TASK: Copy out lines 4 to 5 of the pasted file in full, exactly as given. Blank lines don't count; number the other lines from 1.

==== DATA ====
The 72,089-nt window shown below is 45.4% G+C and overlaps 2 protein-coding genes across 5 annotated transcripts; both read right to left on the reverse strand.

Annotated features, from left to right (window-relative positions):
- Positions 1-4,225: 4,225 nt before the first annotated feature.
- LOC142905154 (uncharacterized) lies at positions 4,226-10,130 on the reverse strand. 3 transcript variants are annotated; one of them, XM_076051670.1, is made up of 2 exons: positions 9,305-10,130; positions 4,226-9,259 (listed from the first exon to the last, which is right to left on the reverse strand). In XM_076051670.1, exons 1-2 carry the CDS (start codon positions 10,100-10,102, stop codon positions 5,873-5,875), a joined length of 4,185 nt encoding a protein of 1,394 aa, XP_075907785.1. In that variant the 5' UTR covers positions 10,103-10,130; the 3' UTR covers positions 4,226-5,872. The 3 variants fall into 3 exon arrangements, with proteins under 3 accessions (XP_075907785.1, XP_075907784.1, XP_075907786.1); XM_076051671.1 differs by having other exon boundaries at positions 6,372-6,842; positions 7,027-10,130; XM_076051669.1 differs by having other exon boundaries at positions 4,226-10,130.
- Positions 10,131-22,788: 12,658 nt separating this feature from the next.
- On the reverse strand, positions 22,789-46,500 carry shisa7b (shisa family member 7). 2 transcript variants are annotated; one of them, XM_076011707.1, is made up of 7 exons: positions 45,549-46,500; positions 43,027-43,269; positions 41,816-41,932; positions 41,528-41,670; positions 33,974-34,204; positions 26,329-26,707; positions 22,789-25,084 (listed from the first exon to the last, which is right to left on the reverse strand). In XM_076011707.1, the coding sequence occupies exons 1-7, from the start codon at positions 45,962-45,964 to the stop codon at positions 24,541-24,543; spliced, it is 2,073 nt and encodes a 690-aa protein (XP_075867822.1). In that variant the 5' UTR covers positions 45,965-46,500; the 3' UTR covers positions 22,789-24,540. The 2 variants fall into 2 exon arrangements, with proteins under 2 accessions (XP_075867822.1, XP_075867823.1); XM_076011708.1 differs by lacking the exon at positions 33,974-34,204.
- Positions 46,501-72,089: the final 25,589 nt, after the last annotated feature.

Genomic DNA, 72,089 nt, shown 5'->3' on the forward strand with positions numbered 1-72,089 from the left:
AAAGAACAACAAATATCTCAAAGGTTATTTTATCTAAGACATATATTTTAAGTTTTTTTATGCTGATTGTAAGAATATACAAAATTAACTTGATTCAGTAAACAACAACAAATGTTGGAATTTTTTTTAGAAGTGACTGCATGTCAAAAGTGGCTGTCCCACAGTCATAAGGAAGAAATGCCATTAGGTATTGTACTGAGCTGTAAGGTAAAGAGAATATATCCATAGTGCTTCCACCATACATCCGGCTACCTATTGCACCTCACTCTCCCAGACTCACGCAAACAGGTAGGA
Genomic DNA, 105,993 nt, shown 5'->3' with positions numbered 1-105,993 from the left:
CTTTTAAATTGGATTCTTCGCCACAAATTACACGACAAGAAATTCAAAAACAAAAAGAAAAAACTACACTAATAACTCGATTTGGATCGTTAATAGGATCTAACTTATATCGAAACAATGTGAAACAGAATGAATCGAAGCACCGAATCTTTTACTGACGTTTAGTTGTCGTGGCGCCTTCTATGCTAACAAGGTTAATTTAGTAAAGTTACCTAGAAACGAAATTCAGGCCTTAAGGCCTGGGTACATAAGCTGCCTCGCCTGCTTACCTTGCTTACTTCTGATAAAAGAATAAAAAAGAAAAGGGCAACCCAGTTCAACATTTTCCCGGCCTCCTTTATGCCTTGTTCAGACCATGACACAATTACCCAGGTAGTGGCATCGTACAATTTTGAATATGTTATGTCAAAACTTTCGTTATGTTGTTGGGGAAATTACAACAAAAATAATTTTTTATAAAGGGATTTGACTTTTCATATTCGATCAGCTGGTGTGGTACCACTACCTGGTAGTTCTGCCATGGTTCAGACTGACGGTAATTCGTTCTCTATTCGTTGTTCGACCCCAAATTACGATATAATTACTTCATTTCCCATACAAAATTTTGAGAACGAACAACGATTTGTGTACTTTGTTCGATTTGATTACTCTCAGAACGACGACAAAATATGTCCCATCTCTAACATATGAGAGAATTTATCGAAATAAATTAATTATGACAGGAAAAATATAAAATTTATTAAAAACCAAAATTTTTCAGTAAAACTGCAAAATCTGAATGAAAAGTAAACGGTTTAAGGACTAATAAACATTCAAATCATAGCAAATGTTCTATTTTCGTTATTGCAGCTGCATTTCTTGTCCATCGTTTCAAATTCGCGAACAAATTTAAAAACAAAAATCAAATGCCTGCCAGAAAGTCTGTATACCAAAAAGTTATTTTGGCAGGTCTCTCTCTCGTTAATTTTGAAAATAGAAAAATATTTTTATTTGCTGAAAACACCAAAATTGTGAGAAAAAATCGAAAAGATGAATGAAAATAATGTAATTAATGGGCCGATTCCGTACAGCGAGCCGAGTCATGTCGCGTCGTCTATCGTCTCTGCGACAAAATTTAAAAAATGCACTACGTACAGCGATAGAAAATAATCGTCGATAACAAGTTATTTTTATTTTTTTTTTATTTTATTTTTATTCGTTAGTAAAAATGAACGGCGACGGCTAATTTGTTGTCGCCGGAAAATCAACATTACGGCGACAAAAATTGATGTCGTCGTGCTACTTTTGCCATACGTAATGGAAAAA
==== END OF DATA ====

- LOC142905154 (uncharacterized) lies at positions 4,226-10,130 on the reverse strand. 3 transcript variants are annotated; one of them, XM_076051670.1, is made up of 2 exons: positions 9,305-10,130; positions 4,226-9,259 (listed from the first exon to the last, which is right to left on the reverse strand). In XM_076051670.1, exons 1-2 carry the CDS (start codon positions 10,100-10,102, stop codon positions 5,873-5,875), a joined length of 4,185 nt encoding a protein of 1,394 aa, XP_075907785.1. In that variant the 5' UTR covers positions 10,103-10,130; the 3' UTR covers positions 4,226-5,872. The 3 variants fall into 3 exon arrangements, with proteins under 3 accessions (XP_075907785.1, XP_075907784.1, XP_075907786.1); XM_076051671.1 differs by having other exon boundaries at positions 6,372-6,842; positions 7,027-10,130; XM_076051669.1 differs by having other exon boundaries at positions 4,226-10,130.
- Positions 10,131-22,788: 12,658 nt separating this feature from the next.